Bangladesh filed a lawsuit against Rizal Commercial Banking Corporation (RCBC) of the Philippines over the heist of $81 million from Bangladesh Bank’s account with the Federal Reserve Bank of New York.
“The case was filed with the United States District Court for the Southern District of New York around 7am (NY time 8:00pm on January 31) against RCBC to recoup the full amount stolen in the February, 2016 heist, said Abu Hena Mohammed Raji Hasan, head of Bangladesh Finance Intelligence Unit (BIFU) of Bangladesh Bank.
The case was filed through online with the court in Manhattan in New York City and the court accepted the lawsuit immediately, he said.
Razee Hassan said RCBC, Manila and other agencies whose names came up during the probe were made accused in the case.
“RCBC and its senior personnel had full authority and control over these accounts, and all of the RCBC personnel who touched them, from the opening of the fictitious accounts, to terminating the short-lived hold, to allowing the numerous transactions to continue despite their knowledge or reckless disregard of the nature of the stolen funds,” BB said in the case statement.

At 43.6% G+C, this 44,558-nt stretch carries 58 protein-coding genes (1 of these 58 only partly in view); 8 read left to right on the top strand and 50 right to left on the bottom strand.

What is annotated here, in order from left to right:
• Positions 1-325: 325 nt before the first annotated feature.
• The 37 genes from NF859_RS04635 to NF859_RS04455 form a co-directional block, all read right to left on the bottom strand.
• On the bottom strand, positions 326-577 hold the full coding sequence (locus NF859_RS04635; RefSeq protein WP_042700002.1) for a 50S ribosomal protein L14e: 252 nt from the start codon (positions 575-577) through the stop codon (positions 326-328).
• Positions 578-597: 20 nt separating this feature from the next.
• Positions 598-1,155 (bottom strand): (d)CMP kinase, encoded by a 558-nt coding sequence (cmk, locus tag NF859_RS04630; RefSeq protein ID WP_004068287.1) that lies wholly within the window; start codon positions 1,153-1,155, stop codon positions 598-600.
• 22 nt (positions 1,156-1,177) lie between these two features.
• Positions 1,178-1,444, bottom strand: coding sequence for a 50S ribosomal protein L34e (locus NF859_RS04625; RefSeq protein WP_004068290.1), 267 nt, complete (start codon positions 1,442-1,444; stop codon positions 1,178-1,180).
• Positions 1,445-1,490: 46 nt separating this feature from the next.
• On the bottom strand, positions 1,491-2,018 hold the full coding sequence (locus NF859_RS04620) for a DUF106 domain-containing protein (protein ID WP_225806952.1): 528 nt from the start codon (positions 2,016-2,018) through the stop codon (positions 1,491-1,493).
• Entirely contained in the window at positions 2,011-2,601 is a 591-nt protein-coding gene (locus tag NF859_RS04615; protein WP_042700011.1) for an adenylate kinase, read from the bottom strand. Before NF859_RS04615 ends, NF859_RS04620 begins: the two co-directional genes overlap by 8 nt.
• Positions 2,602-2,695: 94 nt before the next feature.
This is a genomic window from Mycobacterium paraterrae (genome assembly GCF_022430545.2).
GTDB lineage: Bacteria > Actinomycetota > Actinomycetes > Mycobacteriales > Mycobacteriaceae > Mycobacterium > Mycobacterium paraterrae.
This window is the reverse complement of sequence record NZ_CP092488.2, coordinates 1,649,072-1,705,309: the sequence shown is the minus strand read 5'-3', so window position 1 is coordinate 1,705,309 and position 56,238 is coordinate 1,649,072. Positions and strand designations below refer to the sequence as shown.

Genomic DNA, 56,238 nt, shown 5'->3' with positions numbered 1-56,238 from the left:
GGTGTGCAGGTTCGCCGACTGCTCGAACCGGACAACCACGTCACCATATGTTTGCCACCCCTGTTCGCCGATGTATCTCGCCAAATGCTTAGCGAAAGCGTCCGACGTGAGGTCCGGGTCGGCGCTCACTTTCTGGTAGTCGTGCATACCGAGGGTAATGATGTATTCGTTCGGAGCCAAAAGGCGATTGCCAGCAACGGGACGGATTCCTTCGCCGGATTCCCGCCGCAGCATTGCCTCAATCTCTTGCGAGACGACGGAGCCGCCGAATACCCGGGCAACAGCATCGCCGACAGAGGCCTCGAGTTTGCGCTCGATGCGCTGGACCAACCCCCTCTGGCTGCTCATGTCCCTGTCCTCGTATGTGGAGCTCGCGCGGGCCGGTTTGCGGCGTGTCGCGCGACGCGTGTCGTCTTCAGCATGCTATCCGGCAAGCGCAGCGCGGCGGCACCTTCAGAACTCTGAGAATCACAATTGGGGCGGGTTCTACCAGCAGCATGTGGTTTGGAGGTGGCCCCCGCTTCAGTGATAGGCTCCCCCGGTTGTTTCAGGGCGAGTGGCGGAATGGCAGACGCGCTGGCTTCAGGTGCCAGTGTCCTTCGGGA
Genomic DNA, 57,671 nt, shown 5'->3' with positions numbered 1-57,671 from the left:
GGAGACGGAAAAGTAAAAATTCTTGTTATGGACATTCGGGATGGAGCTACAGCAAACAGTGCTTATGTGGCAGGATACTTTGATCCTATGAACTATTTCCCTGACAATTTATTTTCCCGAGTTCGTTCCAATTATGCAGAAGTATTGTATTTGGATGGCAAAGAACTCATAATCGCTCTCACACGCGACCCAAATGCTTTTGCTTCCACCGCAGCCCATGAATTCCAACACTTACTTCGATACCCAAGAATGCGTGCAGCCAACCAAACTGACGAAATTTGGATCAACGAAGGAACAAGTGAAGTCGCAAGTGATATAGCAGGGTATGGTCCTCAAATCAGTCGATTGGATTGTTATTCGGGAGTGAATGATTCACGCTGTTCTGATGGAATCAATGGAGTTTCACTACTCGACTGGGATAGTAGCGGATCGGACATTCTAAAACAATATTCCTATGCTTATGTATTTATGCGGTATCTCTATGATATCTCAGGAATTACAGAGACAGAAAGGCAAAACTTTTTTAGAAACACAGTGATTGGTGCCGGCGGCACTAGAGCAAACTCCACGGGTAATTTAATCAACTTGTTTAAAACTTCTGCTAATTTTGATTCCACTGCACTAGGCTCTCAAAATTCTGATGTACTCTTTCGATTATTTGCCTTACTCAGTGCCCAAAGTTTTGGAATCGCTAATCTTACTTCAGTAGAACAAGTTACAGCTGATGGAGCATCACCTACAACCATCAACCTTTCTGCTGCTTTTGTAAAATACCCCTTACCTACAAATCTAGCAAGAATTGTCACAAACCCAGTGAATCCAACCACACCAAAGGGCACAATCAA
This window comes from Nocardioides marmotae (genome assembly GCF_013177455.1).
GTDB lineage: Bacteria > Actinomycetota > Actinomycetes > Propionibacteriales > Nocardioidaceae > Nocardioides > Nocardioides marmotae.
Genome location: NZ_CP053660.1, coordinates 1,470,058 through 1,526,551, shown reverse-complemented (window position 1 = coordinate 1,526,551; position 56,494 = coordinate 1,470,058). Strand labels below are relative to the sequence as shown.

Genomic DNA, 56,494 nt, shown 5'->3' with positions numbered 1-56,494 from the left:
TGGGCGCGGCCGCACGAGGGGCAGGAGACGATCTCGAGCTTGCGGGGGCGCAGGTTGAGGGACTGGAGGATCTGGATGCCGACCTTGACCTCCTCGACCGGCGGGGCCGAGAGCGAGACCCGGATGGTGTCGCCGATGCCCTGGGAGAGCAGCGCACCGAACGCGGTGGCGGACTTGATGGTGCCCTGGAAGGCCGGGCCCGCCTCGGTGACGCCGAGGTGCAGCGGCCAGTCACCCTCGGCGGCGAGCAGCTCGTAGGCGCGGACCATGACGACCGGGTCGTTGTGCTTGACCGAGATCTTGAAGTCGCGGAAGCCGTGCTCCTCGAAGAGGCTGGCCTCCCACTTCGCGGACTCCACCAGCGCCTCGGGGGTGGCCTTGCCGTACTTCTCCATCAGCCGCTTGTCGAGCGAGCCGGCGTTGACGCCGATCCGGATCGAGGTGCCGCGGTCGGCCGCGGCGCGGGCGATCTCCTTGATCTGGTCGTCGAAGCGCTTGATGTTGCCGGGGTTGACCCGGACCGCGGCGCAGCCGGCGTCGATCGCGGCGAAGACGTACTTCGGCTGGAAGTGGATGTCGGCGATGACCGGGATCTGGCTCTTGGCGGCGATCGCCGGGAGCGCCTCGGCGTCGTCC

Meanwhile, RCBC, sued for conspiracy to steal Bangladesh Bank reserves, said it has hired top US law firm Quinn Emanuel to defend the lawsuit filed by Bangladesh Bank.
RCBC said this in a stock exchange filing on Friday.
“We will show that this suit is nothing more than a political stunt by the Bangladesh Bank to try to shift blame from themselves to RCBC,” Tai-Heng Cheng, Quinn Emanuel’s lead attorney to the case, was quoted as saying in the filing.
“RCBC had nothing to do with the theft of the funds and has cooperated fully with every investigation into the matter,” he added.
Mentionable, international hackers stole $101 million from the Bangladesh Bank account with the Federal Reserve Bank through fraudulent orders against their target of about $1 billion in February 2016.
Of the amount, $81 million was transferred to four accounts with the RCBC’s branch in Manila and another $20 million to a bank in Sri Lanka.
Sri Lanka sent back $20 million soon after the heist while Philippines returned $15 million in November 2016– meaning $66 million is yet to be retrieved from there.